Landing at Porth Oer was a delight; golden late afternoon sunshine and some gentle surf made this a rewarding end to what had been a tough day. Once we had landed, we were quickly tempted to the beach shop for ice cream and a drink. As the sun was setting, we pitched our tents and I lit a small fire upon which we toasted marshmallows as Ray played us a tune, which he claimed was the Brazilian national anthem, on his harmonica. Despite Ray’s best efforts we weren’t alone on the beach, quite a number of people had come to see the sunset and there were fishermen beach casting well into the night.
We left the next morning shortly after high water so as to catch the ebb stream along the coast towards Bardsey Sound. The cliffs are imposing here reminiscent of those close to Trefor. The closer we got to Bardsey Sound the swifter the current and the greater the swell, paddling here really gives an enhanced feeling of being at the end! Tidal streams are swift in the sound, I’ve heard that this is not the place to be on a windy day, on this fine morning the progress was easy and quick and it wasn’t long before we were enjoying a cool beer and lunch, on the terrace of The Ty Newdd hotel in Aberdaron. After lunch it was time to say farewell to Ray and then on towards Hell’s Mouth but not before nipping into the general store for a few more supplies.
It was now down to me and Trevor to complete the journey, so we decided to take it easy and head for Hell’s Mouth. We took time to explore small caves and gullies and found some intriguing rock formations. The final mile or two into Hell’s mouth was on glassy flat water, the still summer afternoon seemed timeless.
Porth Neigwl (Hell’s Mouth)
We landed at the western end of the bay near to a boathouse used by local fishermen. As it was low water we left our boats and went on foot to find a good camping spot. There is a very scenic campsite at Treheli Farm run by Mr & Mrs Williams who are delightfully helpful and really laid back; they allowed us to use one of their lower fields. We pitched our tents, then waited until high water to bring our kayaks from the boathouse.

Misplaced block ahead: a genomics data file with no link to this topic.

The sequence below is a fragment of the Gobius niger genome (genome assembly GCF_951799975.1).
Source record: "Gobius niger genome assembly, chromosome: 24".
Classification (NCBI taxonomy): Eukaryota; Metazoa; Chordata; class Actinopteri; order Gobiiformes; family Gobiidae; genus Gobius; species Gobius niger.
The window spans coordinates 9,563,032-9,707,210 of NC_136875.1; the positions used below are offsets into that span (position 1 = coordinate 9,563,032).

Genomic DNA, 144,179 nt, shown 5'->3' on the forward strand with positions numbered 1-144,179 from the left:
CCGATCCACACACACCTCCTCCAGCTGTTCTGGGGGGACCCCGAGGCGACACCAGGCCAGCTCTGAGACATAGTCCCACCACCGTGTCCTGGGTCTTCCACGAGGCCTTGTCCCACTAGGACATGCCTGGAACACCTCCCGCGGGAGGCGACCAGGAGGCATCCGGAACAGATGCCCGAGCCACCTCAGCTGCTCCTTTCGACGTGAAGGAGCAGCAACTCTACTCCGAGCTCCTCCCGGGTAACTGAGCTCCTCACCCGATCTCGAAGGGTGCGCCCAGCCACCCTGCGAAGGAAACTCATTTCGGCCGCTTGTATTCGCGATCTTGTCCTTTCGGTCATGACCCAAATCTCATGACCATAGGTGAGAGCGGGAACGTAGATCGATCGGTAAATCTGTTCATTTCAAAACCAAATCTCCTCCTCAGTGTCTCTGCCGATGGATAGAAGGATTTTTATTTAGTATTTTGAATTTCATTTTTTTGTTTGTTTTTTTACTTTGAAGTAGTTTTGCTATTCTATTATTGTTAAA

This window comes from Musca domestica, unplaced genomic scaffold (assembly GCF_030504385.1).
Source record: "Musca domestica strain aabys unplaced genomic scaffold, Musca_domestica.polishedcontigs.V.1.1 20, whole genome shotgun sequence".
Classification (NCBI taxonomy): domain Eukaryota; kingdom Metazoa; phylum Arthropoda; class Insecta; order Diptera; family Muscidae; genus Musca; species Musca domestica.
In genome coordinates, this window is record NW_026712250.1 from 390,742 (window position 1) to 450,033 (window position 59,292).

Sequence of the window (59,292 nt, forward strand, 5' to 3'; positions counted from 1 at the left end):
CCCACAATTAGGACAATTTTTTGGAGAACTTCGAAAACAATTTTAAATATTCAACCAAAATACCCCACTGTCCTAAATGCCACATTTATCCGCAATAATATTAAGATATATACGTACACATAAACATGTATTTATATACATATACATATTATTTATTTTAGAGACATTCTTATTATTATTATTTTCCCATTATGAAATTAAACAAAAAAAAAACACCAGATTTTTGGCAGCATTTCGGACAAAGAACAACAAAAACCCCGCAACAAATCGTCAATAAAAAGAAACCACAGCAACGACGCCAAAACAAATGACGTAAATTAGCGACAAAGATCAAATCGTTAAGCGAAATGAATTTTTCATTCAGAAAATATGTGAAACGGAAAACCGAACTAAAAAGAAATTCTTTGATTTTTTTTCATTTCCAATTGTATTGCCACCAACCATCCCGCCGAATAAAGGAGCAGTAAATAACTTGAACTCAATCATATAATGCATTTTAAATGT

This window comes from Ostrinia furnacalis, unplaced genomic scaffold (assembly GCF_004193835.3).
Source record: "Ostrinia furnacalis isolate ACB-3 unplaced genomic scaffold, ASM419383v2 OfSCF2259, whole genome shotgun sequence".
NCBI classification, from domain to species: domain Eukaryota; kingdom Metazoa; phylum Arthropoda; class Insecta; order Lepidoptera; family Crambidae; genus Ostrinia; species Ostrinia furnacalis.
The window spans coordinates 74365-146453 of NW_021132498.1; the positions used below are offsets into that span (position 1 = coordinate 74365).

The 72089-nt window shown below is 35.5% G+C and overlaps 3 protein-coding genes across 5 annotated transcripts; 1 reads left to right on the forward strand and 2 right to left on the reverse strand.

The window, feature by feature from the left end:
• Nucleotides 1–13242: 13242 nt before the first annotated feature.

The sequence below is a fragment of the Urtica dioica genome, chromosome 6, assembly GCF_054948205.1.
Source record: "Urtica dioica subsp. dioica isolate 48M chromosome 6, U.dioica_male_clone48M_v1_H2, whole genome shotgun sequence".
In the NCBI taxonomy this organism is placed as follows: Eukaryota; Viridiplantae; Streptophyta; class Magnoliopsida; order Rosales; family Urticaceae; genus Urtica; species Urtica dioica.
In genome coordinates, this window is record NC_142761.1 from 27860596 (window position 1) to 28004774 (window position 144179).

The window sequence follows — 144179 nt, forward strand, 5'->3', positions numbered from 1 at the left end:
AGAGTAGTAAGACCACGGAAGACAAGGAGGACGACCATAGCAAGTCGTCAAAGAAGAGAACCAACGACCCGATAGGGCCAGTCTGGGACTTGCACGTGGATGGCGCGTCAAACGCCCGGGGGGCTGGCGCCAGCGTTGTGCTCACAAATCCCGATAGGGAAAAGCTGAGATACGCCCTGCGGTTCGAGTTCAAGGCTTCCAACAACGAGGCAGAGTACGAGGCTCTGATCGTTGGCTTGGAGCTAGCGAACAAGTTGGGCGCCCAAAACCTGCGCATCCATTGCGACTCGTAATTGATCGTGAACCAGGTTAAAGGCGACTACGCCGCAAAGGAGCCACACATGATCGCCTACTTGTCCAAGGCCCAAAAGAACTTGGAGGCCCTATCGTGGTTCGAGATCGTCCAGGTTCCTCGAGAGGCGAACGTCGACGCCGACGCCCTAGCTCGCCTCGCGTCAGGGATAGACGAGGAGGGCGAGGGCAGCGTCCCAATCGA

The Area around Hell’s Mouth and the village of Rhiw is well worth exploring. Plas Yn Rhiw is an old house with ornamental gardens and an arboretum. The village post office is charmingly old fashioned and the crags that dominate the area give Phenomenal views across the whole of the Lleyn. Trevor and me spent most of the following day exploring before descending to the beach to collect driftwood in preparation for a long pleasant evening by the fire.
Round to the South Lleyn
Our last morning began with setting a bearing for the far headland Trwyn Cilan. It takes over an hour to paddle the whole width of the bay; the morning mist and slight drizzle made it seem longer. Upon arrival at Cilan I was amazed at the enormity of the place and so full of life. We saw Porpoises, Seals and thousands of seabirds. Paddling on we passed Porth Ceiriad, which is as popular with surfers as Hell’s mouth. St Tudwals Road with the islands of the same name led us neatly to Abersoch. We were definitely winding down towards the end of our journey as we sat by the harbour eating pie and chips from the take away in the town. Just across the water is Trwyn Llanbedrog and our finish on the other side.
Llanbedrog is a pleasant place to end a trip because there is pleasant café/restaurant to wind down and wait for the shuttle. Although we had finished a couple of miles short of our original target, Pwllheli, the journey was complete. We had enjoyed the warmth, suffered the harshness and mingled with the people of Anglesey and the Lleyn by kayak.
I’d like to express my thanks to: Brian and Sarah for their help and hospitality; Ieuan & Megan Williams at Treheli Farm Campsite for their support and to Trevor, Dave, Ray and Emyr for their company on the trip.
Words by Jim Krawiecki, photos by Trevor Shepherd and Jim Krawiecki.